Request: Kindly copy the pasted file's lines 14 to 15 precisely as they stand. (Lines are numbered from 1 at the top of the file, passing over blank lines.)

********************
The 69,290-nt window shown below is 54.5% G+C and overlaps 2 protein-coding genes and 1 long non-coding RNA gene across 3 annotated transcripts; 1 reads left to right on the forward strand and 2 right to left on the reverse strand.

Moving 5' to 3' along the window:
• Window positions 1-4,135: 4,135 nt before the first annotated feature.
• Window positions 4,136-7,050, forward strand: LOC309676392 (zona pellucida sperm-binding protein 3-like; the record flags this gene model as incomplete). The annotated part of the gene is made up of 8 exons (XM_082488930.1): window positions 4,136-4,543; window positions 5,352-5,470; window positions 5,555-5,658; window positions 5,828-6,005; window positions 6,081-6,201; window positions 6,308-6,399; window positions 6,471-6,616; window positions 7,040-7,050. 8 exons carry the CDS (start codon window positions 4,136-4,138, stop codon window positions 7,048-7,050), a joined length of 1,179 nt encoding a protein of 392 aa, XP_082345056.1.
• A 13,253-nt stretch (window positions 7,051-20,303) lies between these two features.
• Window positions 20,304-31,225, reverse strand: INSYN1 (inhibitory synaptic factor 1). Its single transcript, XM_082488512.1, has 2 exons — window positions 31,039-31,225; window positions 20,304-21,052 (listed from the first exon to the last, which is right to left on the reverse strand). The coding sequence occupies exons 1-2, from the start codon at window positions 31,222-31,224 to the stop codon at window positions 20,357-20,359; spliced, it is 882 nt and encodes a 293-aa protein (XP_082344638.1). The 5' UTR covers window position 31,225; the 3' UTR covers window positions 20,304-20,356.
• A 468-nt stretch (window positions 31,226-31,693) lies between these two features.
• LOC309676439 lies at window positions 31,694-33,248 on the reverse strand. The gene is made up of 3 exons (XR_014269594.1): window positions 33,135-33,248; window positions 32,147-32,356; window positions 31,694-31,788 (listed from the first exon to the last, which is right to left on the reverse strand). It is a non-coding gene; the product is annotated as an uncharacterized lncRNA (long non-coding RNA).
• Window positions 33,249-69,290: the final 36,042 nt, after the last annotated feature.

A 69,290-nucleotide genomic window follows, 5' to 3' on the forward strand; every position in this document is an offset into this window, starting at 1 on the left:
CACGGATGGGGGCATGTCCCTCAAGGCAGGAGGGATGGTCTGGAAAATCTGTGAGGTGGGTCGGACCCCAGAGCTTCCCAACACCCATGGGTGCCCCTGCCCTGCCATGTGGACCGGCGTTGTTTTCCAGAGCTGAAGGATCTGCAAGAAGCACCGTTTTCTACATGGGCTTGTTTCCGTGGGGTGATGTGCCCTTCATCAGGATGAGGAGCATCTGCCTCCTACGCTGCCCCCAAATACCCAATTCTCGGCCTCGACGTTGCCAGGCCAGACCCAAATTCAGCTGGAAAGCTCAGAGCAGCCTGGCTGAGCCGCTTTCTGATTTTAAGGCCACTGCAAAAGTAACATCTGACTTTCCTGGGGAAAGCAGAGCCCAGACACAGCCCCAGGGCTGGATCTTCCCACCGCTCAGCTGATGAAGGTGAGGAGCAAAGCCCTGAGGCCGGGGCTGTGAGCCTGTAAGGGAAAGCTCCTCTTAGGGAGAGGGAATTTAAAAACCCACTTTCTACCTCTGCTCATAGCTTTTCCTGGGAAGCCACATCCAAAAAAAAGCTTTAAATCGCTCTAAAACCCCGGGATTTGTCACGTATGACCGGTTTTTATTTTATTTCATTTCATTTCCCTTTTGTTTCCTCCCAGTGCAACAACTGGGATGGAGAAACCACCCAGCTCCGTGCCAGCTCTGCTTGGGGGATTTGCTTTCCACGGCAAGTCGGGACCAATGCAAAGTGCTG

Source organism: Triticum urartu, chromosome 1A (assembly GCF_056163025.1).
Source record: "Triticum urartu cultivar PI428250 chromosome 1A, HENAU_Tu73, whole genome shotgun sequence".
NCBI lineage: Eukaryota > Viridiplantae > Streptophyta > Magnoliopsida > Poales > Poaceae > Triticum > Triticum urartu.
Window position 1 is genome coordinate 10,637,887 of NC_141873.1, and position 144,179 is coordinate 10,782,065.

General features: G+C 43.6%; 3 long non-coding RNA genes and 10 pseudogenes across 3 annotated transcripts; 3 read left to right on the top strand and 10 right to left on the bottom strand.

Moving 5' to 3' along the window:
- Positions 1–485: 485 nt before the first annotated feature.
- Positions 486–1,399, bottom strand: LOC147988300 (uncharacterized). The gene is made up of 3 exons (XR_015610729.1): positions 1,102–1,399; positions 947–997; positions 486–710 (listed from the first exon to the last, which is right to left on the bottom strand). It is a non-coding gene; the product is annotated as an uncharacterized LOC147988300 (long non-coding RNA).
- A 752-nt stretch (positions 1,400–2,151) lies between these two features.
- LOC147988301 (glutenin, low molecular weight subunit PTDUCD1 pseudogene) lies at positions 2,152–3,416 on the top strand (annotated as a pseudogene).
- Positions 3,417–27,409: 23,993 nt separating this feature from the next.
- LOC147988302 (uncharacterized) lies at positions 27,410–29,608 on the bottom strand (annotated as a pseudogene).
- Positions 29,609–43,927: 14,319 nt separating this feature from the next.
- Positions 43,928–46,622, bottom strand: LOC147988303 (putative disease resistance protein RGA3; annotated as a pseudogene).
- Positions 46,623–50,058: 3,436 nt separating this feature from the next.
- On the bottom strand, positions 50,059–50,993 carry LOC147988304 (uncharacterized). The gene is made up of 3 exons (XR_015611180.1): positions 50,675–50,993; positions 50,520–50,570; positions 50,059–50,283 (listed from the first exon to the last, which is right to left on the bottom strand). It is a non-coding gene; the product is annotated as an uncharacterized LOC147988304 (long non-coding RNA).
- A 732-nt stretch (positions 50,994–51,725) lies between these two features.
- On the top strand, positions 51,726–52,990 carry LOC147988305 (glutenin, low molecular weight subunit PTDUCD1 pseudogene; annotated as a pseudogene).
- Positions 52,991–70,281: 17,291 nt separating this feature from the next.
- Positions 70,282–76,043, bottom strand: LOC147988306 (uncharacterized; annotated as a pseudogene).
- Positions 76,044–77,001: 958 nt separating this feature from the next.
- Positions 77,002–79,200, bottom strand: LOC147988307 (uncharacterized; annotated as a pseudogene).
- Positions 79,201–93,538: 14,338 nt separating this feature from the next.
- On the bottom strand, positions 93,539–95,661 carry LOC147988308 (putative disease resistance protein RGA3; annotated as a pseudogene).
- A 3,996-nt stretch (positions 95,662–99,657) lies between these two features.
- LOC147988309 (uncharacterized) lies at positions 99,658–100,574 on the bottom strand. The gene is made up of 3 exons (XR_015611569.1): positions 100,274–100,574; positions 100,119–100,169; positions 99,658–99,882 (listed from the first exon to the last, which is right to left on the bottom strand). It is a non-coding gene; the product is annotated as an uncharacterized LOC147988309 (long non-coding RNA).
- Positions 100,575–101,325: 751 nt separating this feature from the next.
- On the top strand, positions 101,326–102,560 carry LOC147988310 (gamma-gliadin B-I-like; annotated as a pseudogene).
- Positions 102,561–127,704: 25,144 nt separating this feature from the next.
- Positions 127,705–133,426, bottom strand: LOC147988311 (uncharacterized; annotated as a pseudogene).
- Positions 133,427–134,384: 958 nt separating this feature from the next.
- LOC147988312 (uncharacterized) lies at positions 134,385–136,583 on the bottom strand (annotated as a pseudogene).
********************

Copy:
NCBI lineage: Eukaryota > Viridiplantae > Streptophyta > Magnoliopsida > Poales > Poaceae > Triticum > Triticum urartu.
Window position 1 is genome coordinate 10,637,887 of NC_141873.1, and position 144,179 is coordinate 10,782,065.